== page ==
Commerzbank effectively can no longer borrow on the public market:
Details of Merrill's e-mail quickly filtered into the London and Frankfurt markets and Commerzbank's share price fell 6 per cent to €6.02. Credit default swaps on the bank traded above 200 basis points - a level that prices the German bank out of the market.
Guido Versondert, credit analyst at Barclays Capital, said: "Everyone is so on edge that they're prepared to believe the worst and . . . this is affecting equity and credit markets."
Commerzbank also can't forecast its earnings:
Last week, Klaus-Peter Müller, Commerzbank's chief executive, said he could no longer give a forecast for full-year profit, earlier at €700m-€800m ($688m-$785m), and said he expected 2002 risk provisions of about €1.3bn, up from €1.1bn earlier.
More talk of parallels with the 1930s:
'There are strong parallels to the Thirties after an unsustainable "new era" boom,' says Avinash Persaud managing director for economics and research at State Street Bank. 'Then, the stock market decline was not just steep, it was long, taking three years to reach the bottom.'
'Commerzbank being affected is a sign of the severity. But in today's crisis risks have been offloaded from the banks to the markets and ultimately our pensioners, which makes the problem more difficult to deal with,' he says.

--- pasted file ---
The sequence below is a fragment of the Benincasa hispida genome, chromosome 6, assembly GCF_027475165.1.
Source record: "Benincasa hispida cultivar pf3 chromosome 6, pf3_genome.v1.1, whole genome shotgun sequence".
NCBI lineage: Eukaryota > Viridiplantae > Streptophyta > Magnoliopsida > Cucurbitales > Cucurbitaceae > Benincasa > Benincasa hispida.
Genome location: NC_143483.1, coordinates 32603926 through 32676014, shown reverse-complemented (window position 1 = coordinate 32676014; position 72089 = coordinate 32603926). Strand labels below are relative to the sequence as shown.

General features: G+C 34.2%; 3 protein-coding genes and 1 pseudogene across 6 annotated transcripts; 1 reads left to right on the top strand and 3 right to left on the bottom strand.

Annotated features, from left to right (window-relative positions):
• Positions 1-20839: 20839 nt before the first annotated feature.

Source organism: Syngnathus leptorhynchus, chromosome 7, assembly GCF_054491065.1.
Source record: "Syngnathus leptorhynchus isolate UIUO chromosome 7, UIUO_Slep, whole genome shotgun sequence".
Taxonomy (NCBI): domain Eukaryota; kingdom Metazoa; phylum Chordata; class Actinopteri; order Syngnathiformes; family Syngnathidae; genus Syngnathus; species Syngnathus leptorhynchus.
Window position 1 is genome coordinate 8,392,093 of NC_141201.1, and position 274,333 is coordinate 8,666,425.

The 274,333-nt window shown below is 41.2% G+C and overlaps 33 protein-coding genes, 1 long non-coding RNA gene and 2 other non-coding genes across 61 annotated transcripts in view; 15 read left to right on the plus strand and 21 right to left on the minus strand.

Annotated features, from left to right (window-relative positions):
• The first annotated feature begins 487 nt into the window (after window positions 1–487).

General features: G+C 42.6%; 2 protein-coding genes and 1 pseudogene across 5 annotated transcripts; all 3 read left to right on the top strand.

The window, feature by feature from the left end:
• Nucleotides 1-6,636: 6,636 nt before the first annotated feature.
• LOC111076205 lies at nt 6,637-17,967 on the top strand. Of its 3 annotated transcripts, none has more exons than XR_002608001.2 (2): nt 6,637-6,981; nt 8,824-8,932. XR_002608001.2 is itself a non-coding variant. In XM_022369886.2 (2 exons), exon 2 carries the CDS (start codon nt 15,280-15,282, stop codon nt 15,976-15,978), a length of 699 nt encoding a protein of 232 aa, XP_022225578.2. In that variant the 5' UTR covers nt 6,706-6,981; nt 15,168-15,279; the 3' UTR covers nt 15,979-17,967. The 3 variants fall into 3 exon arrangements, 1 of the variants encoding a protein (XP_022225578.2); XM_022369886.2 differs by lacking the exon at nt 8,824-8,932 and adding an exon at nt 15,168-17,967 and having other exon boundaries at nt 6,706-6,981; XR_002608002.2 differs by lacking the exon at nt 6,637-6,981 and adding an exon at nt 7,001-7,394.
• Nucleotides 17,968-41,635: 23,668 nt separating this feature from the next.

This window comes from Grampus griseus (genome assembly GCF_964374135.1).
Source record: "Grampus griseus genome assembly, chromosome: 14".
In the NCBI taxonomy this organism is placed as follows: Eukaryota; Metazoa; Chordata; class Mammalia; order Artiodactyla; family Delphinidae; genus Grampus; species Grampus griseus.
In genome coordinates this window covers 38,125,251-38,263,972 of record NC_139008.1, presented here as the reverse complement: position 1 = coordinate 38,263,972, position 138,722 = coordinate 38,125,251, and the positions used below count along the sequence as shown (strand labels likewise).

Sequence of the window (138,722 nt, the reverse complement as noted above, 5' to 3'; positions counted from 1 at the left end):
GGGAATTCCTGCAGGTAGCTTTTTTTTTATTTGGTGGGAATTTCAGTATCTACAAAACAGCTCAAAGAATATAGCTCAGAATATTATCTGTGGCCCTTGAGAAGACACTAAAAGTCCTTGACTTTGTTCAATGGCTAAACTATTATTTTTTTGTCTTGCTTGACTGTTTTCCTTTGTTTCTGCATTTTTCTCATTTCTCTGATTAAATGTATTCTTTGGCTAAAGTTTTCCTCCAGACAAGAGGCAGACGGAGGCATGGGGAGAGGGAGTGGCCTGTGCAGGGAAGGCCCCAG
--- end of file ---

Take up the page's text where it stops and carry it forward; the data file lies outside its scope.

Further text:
German insurers may be in trouble too:
Germany’s Federal Financial Supervisory Agency has also said that it is monitoring the health of the country’s insurers: it fears that many of them will be nursing massive unrealised losses.
Persaud's point about the pensioners is an important one. How can people save for long years of retirement when the stock markets are declining so rapidly? Of course lots of corporate and public pension funds are invested at least partially in the stock market. So their unfunded liabilities rise as the stock markets decline. Plus, declining interest rates make the size of the unfunded liabilities larger as well. People can't expect to live longer while at the same time work fewer years than previous generations. The math doesn't add up. The deflationary forces at work in the markets are going to make the retirement funding issue one that can no longer be put off.
|Share |||By Randall Parker at 2002 October 06 07:54 PM Economics Political|